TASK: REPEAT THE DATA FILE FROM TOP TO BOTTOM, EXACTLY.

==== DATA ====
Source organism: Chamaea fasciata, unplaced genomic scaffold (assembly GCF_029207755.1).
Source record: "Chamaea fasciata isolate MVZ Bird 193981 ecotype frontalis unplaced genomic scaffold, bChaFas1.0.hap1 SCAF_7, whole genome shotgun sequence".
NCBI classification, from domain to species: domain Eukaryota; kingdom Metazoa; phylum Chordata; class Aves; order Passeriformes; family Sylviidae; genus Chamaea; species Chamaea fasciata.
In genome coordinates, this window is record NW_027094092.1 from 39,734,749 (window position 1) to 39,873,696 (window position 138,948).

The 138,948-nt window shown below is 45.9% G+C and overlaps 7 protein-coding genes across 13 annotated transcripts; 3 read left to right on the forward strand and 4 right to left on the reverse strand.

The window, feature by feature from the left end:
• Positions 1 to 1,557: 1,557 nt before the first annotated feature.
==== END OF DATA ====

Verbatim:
Source organism: Chamaea fasciata, unplaced genomic scaffold (assembly GCF_029207755.1).
Source record: "Chamaea fasciata isolate MVZ Bird 193981 ecotype frontalis unplaced genomic scaffold, bChaFas1.0.hap1 SCAF_7, whole genome shotgun sequence".
NCBI classification, from domain to species: domain Eukaryota; kingdom Metazoa; phylum Chordata; class Aves; order Passeriformes; family Sylviidae; genus Chamaea; species Chamaea fasciata.
In genome coordinates, this window is record NW_027094092.1 from 39,734,749 (window position 1) to 39,873,696 (window position 138,948).

The 138,948-nt window shown below is 45.9% G+C and overlaps 7 protein-coding genes across 13 annotated transcripts; 3 read left to right on the forward strand and 4 right to left on the reverse strand.

The window, feature by feature from the left end:
• Positions 1 to 1,557: 1,557 nt before the first annotated feature.